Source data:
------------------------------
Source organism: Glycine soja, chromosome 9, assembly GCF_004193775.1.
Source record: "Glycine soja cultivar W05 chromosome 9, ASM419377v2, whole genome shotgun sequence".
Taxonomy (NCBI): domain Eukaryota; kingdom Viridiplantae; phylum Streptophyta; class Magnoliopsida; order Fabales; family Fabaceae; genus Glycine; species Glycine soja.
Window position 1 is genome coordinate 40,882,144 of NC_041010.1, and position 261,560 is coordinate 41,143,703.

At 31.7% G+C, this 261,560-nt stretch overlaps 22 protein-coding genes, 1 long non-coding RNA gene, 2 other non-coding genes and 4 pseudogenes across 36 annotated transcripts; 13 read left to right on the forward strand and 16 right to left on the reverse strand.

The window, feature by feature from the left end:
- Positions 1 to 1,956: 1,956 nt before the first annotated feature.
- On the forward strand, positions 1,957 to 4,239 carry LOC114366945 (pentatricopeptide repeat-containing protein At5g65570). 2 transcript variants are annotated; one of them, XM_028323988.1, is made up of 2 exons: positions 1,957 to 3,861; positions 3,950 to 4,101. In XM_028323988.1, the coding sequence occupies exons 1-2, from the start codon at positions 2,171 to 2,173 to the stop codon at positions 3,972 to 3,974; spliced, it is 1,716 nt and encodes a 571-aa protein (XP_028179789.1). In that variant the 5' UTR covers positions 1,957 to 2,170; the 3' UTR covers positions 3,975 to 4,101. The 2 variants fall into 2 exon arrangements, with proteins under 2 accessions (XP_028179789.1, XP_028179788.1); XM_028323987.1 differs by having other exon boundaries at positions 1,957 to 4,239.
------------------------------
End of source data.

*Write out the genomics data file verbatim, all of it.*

Source organism: Glycine soja, chromosome 9, assembly GCF_004193775.1.
Source record: "Glycine soja cultivar W05 chromosome 9, ASM419377v2, whole genome shotgun sequence".
Taxonomy (NCBI): domain Eukaryota; kingdom Viridiplantae; phylum Streptophyta; class Magnoliopsida; order Fabales; family Fabaceae; genus Glycine; species Glycine soja.
Window position 1 is genome coordinate 40,882,144 of NC_041010.1, and position 261,560 is coordinate 41,143,703.

At 31.7% G+C, this 261,560-nt stretch overlaps 22 protein-coding genes, 1 long non-coding RNA gene, 2 other non-coding genes and 4 pseudogenes across 36 annotated transcripts; 13 read left to right on the forward strand and 16 right to left on the reverse strand.

The window, feature by feature from the left end:
- Positions 1 to 1,956: 1,956 nt before the first annotated feature.
- On the forward strand, positions 1,957 to 4,239 carry LOC114366945 (pentatricopeptide repeat-containing protein At5g65570). 2 transcript variants are annotated; one of them, XM_028323988.1, is made up of 2 exons: positions 1,957 to 3,861; positions 3,950 to 4,101. In XM_028323988.1, the coding sequence occupies exons 1-2, from the start codon at positions 2,171 to 2,173 to the stop codon at positions 3,972 to 3,974; spliced, it is 1,716 nt and encodes a 571-aa protein (XP_028179789.1). In that variant the 5' UTR covers positions 1,957 to 2,170; the 3' UTR covers positions 3,975 to 4,101. The 2 variants fall into 2 exon arrangements, with proteins under 2 accessions (XP_028179789.1, XP_028179788.1); XM_028323987.1 differs by having other exon boundaries at positions 1,957 to 4,239.